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An Employer Guide to Supervisor Health and Safety Awareness in 5 Steps

Note: This document does not constitute legal advice. To determine your rights and obligations under the Occupational Health and Safety Act (OHSA or the Act) and its regulations, please contact your legal counsel or refer to the legislation.

Supervisor Health and Safety Awareness in 5 Steps explains the responsibilities of supervisors and describes what Ontario’s Occupational Health and Safety Act (OHSA) expects from them, their employers and the workers they supervise. The OHSA defines a supervisor as anyone who "has charge of a workplace or authority over a worker,” whether it be a permanent or temporary assignment. This awareness training program is for anyone who supervises and/or provides direction to workers.

Everyone in the workplace, from the employer to the newest worker, has different but important duties to keep the workplace safe. Because employers have the most authority in the workplace, they have the greatest responsibility for health and safety. Supervisors are next in line. Since supervisors’ jobs involve taking direction from the employer and giving direction to the people they supervise, it’s important that they understand the health and safety responsibilities of everyone in the workplace.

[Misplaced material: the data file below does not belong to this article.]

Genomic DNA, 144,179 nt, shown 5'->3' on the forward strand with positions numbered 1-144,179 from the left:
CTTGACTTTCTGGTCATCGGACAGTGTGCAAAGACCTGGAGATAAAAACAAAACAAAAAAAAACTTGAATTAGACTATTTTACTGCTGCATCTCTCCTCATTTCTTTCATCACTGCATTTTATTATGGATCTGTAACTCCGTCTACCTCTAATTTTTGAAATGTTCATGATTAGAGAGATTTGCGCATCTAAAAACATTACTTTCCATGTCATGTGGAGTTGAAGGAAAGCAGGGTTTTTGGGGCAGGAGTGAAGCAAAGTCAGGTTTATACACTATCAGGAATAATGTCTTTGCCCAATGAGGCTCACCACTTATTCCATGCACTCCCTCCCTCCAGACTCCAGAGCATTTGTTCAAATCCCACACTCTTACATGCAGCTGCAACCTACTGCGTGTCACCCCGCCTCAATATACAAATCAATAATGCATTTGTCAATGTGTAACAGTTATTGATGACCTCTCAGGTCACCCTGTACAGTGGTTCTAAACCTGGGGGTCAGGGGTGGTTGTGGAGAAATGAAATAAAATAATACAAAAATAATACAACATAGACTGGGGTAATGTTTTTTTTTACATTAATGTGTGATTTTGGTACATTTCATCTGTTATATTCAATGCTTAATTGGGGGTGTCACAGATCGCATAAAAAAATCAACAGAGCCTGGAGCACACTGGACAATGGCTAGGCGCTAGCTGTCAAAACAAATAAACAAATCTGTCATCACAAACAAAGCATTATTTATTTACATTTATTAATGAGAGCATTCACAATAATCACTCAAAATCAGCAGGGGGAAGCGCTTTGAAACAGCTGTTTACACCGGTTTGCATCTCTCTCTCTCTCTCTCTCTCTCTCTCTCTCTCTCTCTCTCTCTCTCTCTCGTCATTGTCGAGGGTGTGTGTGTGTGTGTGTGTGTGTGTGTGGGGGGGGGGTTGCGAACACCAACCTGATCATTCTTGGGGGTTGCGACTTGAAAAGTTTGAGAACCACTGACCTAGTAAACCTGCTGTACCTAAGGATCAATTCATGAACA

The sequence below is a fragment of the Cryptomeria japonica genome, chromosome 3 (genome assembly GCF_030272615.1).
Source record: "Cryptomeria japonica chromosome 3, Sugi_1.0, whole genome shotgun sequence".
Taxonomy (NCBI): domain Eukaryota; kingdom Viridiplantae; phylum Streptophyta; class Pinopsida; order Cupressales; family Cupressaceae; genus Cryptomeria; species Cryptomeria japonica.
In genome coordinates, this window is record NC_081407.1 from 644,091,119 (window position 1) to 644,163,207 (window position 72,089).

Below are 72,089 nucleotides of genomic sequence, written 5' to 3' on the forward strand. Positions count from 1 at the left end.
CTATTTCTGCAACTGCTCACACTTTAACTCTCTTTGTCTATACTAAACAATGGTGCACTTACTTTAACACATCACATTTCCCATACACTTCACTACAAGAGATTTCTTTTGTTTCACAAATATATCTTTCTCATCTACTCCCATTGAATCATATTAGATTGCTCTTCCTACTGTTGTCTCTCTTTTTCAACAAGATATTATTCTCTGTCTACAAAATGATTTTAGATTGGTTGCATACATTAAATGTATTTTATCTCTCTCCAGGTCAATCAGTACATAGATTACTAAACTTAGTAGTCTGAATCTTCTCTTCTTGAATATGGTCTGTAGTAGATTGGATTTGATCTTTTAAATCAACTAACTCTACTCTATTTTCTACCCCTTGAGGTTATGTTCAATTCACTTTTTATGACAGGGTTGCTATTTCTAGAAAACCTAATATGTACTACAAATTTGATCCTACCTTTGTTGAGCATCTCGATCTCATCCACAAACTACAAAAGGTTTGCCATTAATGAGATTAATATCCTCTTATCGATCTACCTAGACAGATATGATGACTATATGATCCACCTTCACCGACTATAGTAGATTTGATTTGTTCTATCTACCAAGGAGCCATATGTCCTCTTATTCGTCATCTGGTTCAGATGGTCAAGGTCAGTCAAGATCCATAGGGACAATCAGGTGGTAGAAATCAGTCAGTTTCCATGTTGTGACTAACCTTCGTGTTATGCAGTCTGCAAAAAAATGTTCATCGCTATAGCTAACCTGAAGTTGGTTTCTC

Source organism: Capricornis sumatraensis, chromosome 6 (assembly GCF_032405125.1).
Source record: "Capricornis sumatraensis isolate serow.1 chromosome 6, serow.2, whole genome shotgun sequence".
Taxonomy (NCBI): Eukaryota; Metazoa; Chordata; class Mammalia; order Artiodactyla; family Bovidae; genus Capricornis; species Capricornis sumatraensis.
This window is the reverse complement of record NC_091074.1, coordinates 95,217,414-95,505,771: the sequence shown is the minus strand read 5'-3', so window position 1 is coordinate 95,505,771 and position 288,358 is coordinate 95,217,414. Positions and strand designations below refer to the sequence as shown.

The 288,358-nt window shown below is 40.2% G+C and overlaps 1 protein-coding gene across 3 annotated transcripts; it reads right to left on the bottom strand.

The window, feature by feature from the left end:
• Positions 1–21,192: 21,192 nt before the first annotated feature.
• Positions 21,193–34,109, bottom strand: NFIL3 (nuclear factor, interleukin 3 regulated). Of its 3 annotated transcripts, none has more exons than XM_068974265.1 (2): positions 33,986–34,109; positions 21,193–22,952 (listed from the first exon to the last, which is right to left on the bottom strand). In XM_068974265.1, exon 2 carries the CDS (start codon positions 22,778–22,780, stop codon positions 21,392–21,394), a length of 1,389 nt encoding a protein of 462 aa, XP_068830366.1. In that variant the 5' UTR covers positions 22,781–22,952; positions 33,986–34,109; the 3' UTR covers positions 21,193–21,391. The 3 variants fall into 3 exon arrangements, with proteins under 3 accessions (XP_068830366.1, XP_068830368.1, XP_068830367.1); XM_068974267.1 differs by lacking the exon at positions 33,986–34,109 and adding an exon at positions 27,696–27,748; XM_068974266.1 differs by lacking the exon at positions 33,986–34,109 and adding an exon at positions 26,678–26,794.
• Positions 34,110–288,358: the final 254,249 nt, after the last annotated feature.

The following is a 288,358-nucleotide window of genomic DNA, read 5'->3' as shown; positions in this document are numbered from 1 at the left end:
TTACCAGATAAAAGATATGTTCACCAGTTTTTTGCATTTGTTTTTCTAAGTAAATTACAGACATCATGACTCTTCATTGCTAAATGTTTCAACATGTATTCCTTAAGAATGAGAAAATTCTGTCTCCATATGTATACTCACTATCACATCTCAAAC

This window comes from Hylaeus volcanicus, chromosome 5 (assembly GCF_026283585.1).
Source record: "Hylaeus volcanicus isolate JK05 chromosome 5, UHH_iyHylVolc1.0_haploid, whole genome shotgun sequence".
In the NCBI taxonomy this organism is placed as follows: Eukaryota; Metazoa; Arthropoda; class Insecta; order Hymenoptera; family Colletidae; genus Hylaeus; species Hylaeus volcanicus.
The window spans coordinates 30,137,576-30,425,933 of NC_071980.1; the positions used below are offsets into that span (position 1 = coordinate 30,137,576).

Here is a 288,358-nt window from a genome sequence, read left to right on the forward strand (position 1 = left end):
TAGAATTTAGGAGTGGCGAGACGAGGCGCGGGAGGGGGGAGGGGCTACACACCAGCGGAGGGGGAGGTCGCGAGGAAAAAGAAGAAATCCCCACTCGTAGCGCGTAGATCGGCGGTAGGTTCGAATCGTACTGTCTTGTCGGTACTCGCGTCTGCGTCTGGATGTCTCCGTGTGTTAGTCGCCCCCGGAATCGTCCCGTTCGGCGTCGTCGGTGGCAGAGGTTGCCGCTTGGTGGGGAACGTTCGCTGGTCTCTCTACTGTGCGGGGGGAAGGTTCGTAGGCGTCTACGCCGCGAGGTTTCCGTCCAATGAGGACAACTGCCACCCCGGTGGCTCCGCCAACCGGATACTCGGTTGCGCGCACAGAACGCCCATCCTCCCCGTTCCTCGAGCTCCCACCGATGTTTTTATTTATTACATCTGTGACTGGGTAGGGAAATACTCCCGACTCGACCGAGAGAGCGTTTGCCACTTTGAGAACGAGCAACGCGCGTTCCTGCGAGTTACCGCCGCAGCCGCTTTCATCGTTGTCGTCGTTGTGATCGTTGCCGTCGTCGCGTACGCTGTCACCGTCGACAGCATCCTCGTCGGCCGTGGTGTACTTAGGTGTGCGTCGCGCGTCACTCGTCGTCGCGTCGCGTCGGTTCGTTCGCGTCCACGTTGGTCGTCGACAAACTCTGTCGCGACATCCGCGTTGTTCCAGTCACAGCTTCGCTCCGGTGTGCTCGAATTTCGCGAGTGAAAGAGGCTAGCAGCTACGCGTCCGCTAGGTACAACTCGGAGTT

If you already provide your supervisors with health and safety training or information that includes this awareness training, you may not need to deliver this.

The focus here is on general awareness of rights and responsibilities and does not, in any way, replace the Act or its regulations or any other training that may be required for supervisors.

Learning Objectives

At the end of this health and safety awareness training, supervisors should be able to:

STEP 1: Make a Difference

  • Describe why they are needed and where they fit in the internal responsibility system by describing the health and safety roles and responsibilities of the employer, supervisor and worker

STEP 2: Lead the Way

  • Identify the three core rights of workers
  • Know that they are required to support the three core rights of workers

STEP 3: The Supervisor's Toolkit

  • Know that they should incorporate the recognition, assessment, control and evaluation of hazards when they are planning and organizing work
  • Understand that they must tell workers about potential or actual hazards and need to show them how to work safely
  • Understand that they should look for hazards, take action as directed by the employer to control them, and listen to and respond to worker concerns
  • Know that they must take steps to make sure workers follow the rules and wear and use protective equipment